The idea is to split \$S\$ up into two parts, \$S = S_N + T_N\$, where \$ S_N := sum_{n=1}^N frac{1}{n^2}\$ contains the first \$N\$ terms, and \$T_N := S – S_N = sum_{n=N+1}^infty frac{1}{n^2}\$ contains the rest (an infinite number of terms).

We will evalute \$S_N\$ numerically, and use the following analytical bound for \$T_N\$:

$.

This is obtained by approximating the sum in \$T_N\$ using integrals from below and above:

\$S_N\$ may be calculated easily by summing either forwards or backwards:

``````function forward_sum(N, T=Float64)
total = zero(T)
for i in 1:N
total += one(T) / (i^2)
end
total
end

function reverse_sum(N, T=Float64)
total = zero(T)
for i in N:-1:1
total += one(T) / (i^2)
end
total
end
``````
``````reverse_sum (generic function with 2 methods)
``````

To find rigorous bounds for \$S_N\$, we use “directed rounding”, that is, we round downwards for the lower bound and upwards for the upper bound:

``````N = 10^6

lowerbound_S_N =
setrounding(Float64, RoundDown) do
forward_sum(N)
end

upperbound_S_N =
setrounding(Float64, RoundUp) do
forward_sum(N)
end

(lowerbound_S_N, upperbound_S_N)
``````
``````(1.6449330667377557,1.644933066959796)
``````

We incorporate the respective bound on \$T_N\$ to obtain the bounds on \$S\$, and hence on \$pi\$:

``````N = 10^6

lower_π =
setrounding(Float64, RoundDown) do
lower_bound = forward_sum(N) + 1/(N+1)
sqrt(6 * lower_bound)
end

upper_π =
setrounding(Float64, RoundUp) do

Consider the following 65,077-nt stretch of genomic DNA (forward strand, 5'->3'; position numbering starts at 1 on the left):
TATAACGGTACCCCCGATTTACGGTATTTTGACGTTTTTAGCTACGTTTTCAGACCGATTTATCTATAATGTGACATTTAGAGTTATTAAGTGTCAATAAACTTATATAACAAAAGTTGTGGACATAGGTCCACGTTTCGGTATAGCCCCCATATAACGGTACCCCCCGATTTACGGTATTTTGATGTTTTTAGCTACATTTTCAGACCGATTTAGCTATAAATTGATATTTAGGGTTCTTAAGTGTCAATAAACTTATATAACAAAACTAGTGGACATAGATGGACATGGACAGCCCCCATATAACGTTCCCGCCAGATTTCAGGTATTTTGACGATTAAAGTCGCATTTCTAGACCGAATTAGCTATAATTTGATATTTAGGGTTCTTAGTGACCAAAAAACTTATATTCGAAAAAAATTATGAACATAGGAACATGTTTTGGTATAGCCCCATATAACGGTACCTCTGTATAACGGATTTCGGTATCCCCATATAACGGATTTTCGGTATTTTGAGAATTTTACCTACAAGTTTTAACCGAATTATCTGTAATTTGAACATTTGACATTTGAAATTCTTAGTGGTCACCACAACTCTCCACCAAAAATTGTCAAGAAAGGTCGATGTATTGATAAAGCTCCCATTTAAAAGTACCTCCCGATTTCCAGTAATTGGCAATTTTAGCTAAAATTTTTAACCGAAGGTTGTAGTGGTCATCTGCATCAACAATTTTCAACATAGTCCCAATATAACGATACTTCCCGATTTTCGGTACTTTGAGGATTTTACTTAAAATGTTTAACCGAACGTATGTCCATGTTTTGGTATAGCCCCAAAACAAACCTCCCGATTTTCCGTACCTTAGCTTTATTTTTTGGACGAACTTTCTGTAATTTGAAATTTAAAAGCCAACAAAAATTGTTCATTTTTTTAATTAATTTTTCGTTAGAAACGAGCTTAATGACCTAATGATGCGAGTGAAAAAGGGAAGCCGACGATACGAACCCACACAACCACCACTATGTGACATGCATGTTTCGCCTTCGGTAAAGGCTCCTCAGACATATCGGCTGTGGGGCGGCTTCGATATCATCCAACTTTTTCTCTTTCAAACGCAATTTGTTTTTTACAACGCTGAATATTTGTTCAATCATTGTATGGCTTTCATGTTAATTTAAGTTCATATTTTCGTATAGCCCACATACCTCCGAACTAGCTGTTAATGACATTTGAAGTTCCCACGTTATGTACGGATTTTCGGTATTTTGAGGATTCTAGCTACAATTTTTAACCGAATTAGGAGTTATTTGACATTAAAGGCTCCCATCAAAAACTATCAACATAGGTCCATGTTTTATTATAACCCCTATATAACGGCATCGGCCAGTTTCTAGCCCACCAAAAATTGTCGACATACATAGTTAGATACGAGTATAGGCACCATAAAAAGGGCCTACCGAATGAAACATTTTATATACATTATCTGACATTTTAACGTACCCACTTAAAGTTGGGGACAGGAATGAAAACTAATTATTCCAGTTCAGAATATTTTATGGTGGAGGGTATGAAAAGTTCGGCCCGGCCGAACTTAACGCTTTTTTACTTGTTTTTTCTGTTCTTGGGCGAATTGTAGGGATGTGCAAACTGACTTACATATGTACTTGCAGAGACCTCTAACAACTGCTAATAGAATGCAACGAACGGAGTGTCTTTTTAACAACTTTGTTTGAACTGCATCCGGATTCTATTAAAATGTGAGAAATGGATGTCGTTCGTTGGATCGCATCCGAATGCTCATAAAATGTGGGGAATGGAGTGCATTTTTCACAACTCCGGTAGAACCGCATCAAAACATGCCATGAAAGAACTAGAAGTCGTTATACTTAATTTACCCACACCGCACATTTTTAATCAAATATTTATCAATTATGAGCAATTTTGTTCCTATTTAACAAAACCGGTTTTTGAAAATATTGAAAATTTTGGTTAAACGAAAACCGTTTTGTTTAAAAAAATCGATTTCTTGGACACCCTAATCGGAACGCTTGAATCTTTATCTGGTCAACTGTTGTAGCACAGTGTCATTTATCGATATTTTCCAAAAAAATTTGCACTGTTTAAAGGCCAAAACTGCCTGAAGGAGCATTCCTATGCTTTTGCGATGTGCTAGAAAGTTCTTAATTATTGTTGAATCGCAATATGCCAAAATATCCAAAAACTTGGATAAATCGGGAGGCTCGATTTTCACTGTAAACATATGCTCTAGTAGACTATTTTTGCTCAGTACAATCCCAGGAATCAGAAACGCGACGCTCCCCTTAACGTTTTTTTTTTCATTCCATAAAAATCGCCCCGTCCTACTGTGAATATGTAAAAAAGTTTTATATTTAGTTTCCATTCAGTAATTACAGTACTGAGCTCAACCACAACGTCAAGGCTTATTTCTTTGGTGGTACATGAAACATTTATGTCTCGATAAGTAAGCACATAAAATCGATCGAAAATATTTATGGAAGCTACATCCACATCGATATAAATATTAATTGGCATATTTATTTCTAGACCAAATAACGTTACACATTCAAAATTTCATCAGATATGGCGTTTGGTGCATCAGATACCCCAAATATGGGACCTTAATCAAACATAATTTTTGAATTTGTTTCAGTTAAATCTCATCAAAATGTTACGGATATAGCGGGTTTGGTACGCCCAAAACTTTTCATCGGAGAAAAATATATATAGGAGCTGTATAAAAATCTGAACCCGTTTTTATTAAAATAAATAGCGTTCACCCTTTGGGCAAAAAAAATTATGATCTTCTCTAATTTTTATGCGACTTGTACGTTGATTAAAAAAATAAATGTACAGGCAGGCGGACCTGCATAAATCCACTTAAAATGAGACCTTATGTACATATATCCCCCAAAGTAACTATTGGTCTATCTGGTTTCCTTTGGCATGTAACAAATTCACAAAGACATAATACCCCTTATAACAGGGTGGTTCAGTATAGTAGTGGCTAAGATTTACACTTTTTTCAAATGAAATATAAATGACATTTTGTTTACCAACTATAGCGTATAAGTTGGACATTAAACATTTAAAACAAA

upper_bound = forward_sum(N) + 1/N
sqrt(6 * upper_bound)
end

(lower_π, upper_π, lowerbound_S_N)
``````
``````(3.1415926534833463,3.1415926536963346,1.6449330667377557)
``````
``````upper_π - lower_π
``````
``````2.1298829366855898e-10
``````

We may check that the true value of \$pi\$ is indeed contained in the interval:

``````lower_π < pi < upper_π
``````
``````true
``````

Summing in the opposite direction turns out to give a more accurate answer:

``````N = 10^6

lower_π =
setrounding(Float64, RoundDown) do
lower_bound = reverse_sum(N) + 1/(N+1)
sqrt(6 * lower_bound)
end

upper_π =
setrounding(Float64, RoundUp) do
upper_bound = reverse_sum(N) + 1/N
sqrt(6 * upper_bound)
end

(lower_π, upper_π)
``````
``````(3.1415926535893144,3.141592653590272)
``````
``````upper_π - lower_π
``````
``````9.57456336436735e-13
``````
``````lower_π < pi < upper_π
``````
``````true
``````

In principal, we could attain arbitrarily good precision with higher-precision `BigFloat`s, but the result is hampered by the slow convergence of the series.

## Summing a series using interval arithmetic

We repeat the calculation using interval arithmetic, provided by the ValidatedNumerics.jl package.

``````using ValidatedNumerics
``````
``````setdisplay(:standard)  # abbreviated display of intervals
``````
``````6
``````
``````N = 10000
S = forward_sum(N, Interval)
S += 1/(N+1) .. 1/N  # interval bound on the remainder of the series
π_interval = √(6S)
``````
``````[3.14159, 3.1416]
``````

Here we used an abbreviated display for the interval. Let’s see the whole thing:

``````setdisplay(:full)
π_interval
``````
``````Interval(3.1415926488148807, 3.141592658365341)
``````

It’s diameter (width) is

``````diam(π_interval)
``````
``````9.550460422502738e-9
``````

Thus, the result is correct to approximately 8 decimals.

In this calculation, we used the fact that arithmetic operations of intervals with numbers automatically promote the numbers to an interval:

``````setdisplay(:full)  # full interval display
Interval(0) + 1/3^2
``````
``````Interval(0.1111111111111111, 0.11111111111111112)
``````

This is an interval containing the true real number \$1/9\$ (written `1//9` in Julia):

``````1//9 ∈ convert(Interval{Float64}, 1/3^2)
``````
``````true
``````

Finally, we can check that the true value of \$pi\$ is indeed inside our interval:

``````pi ∈ π_interval